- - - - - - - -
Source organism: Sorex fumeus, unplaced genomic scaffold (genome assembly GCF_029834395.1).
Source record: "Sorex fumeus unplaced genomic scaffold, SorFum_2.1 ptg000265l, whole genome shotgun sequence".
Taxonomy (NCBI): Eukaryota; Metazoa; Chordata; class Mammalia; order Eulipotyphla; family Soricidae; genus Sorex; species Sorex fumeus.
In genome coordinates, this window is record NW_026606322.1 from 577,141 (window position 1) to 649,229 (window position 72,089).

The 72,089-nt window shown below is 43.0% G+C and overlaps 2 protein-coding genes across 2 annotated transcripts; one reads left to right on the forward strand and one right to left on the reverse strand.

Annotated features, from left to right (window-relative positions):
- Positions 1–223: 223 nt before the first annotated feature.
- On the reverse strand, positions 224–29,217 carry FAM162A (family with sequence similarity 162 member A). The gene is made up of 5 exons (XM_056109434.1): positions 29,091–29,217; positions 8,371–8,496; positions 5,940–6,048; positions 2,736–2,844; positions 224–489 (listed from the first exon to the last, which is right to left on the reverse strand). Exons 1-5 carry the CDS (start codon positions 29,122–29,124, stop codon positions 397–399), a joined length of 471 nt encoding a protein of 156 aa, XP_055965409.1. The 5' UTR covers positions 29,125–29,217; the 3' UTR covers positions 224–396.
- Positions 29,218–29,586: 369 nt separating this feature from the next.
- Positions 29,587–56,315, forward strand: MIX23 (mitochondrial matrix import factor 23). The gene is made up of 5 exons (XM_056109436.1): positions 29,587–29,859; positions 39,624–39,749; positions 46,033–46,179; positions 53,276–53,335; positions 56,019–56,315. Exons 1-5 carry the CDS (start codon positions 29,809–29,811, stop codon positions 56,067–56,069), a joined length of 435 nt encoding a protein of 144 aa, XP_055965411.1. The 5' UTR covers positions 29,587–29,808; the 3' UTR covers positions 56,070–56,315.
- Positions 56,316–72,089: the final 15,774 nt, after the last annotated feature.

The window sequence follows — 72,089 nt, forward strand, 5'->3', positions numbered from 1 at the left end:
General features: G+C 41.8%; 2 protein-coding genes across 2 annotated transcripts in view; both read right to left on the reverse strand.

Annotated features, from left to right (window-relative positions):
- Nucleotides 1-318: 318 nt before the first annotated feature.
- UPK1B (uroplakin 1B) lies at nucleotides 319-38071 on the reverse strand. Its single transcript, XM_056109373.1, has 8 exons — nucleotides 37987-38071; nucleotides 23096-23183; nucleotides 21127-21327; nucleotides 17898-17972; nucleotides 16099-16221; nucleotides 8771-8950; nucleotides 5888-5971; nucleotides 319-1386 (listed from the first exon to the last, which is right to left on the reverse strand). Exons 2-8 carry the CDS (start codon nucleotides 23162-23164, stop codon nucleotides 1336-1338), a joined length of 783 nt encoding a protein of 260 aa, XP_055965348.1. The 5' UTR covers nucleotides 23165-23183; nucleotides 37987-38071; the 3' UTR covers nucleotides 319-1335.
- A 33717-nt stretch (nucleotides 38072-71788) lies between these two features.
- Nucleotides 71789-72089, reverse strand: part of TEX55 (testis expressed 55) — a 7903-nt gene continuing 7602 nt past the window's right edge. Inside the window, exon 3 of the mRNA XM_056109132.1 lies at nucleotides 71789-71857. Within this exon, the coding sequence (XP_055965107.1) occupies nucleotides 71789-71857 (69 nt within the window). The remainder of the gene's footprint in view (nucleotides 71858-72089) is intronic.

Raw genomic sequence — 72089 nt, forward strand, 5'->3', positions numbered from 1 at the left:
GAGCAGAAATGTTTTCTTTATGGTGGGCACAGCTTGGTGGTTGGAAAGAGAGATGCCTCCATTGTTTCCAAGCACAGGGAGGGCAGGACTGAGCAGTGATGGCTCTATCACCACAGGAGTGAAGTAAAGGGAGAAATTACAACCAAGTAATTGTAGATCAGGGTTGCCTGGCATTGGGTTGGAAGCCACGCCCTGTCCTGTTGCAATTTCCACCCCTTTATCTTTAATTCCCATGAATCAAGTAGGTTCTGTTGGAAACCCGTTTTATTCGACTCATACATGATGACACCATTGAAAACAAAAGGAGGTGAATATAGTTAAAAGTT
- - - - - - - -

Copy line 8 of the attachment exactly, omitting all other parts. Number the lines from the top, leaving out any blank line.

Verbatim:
- On the reverse strand, positions 224–29,217 carry FAM162A (family with sequence similarity 162 member A). The gene is made up of 5 exons (XM_056109434.1): positions 29,091–29,217; positions 8,371–8,496; positions 5,940–6,048; positions 2,736–2,844; positions 224–489 (listed from the first exon to the last, which is right to left on the reverse strand). Exons 1-5 carry the CDS (start codon positions 29,122–29,124, stop codon positions 397–399), a joined length of 471 nt encoding a protein of 156 aa, XP_055965409.1. The 5' UTR covers positions 29,125–29,217; the 3' UTR covers positions 224–396.